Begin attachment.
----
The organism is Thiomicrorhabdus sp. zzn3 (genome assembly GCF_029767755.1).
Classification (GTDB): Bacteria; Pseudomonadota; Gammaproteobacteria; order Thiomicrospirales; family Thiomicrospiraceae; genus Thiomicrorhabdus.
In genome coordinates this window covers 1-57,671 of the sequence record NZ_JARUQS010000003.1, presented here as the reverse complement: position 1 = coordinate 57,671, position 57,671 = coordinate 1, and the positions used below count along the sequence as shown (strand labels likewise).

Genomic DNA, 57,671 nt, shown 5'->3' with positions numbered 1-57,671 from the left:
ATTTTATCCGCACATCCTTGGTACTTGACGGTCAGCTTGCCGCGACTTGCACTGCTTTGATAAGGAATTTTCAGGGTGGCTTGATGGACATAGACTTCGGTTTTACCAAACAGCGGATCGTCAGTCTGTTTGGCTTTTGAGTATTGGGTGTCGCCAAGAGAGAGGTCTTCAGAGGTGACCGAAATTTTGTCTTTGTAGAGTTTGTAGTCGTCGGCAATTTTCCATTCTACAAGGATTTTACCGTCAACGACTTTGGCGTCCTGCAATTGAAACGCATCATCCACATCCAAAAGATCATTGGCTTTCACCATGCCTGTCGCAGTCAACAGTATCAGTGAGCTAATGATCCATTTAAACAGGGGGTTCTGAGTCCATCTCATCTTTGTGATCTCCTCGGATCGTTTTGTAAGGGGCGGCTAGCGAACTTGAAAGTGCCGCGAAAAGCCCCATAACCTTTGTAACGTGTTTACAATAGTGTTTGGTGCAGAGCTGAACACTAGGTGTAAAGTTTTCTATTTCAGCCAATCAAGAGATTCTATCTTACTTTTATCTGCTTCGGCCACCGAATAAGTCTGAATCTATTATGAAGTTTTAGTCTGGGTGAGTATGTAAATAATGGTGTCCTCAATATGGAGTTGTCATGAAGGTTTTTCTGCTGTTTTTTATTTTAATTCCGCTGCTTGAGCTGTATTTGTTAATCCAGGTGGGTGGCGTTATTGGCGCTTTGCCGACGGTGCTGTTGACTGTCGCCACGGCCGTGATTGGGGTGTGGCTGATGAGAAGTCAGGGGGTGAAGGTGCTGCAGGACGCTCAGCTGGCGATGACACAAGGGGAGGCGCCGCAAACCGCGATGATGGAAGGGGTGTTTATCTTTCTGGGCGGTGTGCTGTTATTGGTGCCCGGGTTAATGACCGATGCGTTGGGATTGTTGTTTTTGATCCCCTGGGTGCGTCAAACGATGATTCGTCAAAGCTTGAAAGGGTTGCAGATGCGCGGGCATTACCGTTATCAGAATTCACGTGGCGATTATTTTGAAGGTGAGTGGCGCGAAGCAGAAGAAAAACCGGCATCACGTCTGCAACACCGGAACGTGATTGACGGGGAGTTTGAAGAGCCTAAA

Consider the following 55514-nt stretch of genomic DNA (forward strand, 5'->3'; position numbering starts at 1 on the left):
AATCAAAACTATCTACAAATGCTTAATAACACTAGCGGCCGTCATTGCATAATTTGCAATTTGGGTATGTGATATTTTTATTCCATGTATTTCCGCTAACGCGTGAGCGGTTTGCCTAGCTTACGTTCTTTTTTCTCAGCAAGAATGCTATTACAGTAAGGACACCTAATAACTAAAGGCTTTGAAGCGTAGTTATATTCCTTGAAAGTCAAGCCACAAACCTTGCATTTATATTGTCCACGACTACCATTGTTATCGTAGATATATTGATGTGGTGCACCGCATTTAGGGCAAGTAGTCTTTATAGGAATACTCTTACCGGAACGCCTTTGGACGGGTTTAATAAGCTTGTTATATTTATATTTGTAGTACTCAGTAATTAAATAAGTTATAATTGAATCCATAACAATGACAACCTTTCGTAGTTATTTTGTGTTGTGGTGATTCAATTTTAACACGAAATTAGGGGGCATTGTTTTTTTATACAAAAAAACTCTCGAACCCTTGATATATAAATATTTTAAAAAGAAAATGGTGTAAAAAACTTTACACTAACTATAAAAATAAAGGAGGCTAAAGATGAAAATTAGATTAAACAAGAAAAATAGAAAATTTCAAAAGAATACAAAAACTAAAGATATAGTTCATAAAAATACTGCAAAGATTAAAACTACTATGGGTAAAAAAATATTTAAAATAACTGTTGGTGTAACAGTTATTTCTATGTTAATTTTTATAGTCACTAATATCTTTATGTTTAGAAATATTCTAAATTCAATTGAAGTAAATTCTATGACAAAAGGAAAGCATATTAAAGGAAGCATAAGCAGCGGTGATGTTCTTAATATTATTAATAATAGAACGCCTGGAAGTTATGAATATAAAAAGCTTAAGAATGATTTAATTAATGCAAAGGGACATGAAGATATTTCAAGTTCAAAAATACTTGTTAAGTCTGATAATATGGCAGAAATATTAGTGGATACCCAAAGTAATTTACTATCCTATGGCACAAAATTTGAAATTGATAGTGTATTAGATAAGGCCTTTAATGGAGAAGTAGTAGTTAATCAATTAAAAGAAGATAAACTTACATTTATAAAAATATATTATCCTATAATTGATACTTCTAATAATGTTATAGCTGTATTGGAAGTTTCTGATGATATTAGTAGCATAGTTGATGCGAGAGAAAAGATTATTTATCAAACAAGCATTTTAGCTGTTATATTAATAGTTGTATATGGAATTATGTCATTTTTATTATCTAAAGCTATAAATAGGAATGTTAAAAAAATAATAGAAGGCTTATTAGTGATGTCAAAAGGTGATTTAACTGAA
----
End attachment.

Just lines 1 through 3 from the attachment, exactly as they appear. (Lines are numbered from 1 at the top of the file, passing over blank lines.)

The organism is Thiomicrorhabdus sp. zzn3 (genome assembly GCF_029767755.1).
Classification (GTDB): Bacteria; Pseudomonadota; Gammaproteobacteria; order Thiomicrospirales; family Thiomicrospiraceae; genus Thiomicrorhabdus.
In genome coordinates this window covers 1-57,671 of the sequence record NZ_JARUQS010000003.1, presented here as the reverse complement: position 1 = coordinate 57,671, position 57,671 = coordinate 1, and the positions used below count along the sequence as shown (strand labels likewise).